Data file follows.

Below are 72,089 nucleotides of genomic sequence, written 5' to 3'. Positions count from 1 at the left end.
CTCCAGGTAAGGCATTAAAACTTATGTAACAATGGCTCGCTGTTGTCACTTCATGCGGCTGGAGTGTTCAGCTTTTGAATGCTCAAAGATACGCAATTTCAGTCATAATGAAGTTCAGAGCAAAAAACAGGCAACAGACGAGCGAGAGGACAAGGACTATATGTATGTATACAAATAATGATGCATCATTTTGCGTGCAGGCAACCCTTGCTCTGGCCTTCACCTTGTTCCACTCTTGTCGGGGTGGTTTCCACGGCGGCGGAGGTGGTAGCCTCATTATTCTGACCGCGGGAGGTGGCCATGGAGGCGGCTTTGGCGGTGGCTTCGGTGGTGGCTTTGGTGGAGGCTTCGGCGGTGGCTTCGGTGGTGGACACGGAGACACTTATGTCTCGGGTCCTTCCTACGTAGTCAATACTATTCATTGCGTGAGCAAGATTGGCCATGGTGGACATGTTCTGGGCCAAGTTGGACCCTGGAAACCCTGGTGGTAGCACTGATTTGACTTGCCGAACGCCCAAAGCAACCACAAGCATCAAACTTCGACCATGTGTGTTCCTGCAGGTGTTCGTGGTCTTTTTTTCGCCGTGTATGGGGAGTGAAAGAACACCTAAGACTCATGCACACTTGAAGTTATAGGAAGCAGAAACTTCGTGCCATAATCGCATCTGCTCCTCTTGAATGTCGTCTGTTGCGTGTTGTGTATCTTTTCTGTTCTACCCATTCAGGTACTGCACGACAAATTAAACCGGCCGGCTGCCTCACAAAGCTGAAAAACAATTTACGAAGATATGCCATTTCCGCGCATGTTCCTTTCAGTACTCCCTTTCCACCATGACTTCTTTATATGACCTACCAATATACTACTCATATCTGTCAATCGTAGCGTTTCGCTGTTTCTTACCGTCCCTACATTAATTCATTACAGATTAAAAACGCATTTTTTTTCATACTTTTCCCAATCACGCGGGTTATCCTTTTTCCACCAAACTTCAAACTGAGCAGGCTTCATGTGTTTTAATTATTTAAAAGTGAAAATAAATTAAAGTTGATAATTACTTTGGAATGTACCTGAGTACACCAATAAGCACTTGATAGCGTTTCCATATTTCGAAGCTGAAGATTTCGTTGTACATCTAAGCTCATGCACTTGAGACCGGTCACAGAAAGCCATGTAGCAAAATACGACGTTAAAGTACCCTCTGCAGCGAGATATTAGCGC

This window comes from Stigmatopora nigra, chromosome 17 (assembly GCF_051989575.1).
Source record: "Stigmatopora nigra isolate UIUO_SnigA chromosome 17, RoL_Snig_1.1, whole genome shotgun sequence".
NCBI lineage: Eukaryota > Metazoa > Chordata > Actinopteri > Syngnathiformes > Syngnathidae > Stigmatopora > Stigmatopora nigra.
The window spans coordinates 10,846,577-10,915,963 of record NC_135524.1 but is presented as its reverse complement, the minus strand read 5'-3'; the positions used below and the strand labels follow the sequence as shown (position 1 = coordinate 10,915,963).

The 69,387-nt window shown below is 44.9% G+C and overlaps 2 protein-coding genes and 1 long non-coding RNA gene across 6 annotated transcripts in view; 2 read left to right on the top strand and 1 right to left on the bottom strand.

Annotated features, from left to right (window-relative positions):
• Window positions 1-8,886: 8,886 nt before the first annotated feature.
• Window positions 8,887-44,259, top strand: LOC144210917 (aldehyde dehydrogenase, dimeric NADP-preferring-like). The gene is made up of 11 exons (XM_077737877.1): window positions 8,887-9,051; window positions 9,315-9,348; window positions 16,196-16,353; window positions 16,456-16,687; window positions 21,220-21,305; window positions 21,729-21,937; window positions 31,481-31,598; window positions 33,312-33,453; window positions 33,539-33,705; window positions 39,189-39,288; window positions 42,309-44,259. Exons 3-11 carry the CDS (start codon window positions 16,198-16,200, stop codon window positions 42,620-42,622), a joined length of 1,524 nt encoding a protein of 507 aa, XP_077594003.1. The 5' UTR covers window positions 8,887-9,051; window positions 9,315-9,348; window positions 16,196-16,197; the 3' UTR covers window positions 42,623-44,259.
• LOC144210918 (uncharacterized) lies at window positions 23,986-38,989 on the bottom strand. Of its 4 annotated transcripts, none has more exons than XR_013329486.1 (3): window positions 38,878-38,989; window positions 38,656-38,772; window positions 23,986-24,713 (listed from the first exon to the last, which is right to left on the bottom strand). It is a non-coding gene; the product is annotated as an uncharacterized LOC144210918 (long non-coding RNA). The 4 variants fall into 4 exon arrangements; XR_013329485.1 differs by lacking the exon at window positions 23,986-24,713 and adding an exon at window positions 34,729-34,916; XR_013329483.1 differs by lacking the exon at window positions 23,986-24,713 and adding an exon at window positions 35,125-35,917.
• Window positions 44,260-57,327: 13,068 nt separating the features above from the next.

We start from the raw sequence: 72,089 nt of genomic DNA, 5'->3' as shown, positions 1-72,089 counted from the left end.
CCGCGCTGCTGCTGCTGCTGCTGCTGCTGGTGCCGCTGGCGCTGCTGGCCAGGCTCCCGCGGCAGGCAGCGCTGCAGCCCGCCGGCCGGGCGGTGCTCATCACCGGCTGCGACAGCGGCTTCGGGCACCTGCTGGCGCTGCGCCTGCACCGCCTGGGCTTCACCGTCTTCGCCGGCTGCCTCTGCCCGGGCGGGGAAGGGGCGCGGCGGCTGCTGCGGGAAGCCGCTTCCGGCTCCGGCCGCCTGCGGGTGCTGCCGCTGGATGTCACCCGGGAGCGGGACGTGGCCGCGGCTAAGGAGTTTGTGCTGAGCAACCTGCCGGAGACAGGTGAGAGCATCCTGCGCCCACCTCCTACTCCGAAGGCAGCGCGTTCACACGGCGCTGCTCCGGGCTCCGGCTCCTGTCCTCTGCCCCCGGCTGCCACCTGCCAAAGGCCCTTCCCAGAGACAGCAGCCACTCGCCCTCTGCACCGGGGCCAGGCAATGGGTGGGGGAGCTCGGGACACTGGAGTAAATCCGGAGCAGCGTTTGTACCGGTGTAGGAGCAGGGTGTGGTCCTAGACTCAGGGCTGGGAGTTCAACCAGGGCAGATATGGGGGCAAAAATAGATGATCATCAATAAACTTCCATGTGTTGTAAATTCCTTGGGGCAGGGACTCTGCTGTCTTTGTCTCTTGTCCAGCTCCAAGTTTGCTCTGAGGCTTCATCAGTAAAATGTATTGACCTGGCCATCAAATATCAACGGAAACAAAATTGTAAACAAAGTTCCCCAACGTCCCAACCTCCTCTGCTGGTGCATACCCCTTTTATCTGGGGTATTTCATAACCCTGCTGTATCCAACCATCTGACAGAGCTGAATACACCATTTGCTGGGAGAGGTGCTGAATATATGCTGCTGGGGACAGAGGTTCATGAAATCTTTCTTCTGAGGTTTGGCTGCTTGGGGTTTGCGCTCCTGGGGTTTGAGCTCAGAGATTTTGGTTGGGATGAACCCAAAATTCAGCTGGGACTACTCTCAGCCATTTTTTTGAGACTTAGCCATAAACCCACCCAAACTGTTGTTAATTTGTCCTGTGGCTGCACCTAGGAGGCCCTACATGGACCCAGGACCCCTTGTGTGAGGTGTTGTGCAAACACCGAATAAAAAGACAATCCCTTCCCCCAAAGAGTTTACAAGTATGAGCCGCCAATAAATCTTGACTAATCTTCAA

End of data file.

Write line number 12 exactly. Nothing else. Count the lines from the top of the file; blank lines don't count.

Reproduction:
• Window positions 44,260-57,327: 13,068 nt separating the features above from the next.